A recent visit to the Middle East opened my eyes to a reality that’s readily observable: the Arab world is suffering from an endemic obesity problem.
Based upon further research it was clear that beyond tentative observational conclusions, there is significant data to support the above view.
The bubble chart below shows countries listed by levels of obesity for women and men (y and x-axis respectively) with the size of the population of a country shown as the bubble size. The data sourced from ncdrisc.org has been filtered to only include countries with a population greater than 1 million (to remove small islands from the list).
The data shows that whilst obesity is a challenge for much of the world, including countries which are well-known for their high obesity levels including the United States, it is the Arab countries that have the most alarming BMI levels.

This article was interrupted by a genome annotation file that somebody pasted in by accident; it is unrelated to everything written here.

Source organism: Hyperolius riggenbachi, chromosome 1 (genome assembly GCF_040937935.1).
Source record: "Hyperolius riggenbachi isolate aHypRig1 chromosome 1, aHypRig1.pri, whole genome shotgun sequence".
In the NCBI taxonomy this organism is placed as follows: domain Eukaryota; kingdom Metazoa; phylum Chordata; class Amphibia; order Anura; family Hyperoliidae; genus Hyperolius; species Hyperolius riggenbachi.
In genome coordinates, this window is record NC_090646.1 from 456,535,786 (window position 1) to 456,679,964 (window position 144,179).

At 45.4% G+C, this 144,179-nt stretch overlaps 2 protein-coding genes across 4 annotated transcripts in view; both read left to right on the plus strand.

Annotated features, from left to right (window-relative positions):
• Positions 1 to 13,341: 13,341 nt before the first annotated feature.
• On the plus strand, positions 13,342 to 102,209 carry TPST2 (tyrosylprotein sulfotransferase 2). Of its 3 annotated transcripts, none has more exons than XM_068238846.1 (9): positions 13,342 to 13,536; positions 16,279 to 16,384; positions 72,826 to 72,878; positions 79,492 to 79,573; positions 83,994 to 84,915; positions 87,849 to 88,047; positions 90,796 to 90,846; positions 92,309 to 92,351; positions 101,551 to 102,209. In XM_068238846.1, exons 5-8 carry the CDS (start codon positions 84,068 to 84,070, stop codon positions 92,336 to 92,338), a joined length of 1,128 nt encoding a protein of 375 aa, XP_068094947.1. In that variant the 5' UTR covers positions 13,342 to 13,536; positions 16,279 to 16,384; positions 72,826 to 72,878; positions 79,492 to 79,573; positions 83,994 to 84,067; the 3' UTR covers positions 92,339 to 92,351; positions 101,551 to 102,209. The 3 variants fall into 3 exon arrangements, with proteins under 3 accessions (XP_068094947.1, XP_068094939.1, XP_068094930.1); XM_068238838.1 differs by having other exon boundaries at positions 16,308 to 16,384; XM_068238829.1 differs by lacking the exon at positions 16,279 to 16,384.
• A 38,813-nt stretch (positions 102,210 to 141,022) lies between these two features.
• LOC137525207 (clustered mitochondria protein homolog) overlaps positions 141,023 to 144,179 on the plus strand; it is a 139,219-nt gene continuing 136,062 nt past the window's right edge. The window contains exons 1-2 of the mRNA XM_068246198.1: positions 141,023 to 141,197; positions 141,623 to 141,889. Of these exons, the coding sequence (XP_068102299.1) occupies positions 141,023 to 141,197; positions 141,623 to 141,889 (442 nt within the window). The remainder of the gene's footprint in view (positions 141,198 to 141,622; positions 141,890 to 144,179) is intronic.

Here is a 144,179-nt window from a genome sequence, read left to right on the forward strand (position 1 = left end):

The problem is even more acute for Arab women, in fact of the top 10 most obese countries by female gender, 7 out of the 10 were Arab: Kuwait, Jordan, Qatar, Saudi Arabia, Egypt, UAE, Libya.
How did the Arab world get to this position? Based upon my own cursory view of diet it was evident that the big driver is the consumption of processed food, large amounts of meat and carbohydrates which are part and parcel of the regular Arab diet. Overeating, coupled with an inactive lifestyle can only set the course of a people’s waistlines in one direction and unfortunately along with the United States, the Middle East typifies the consequence.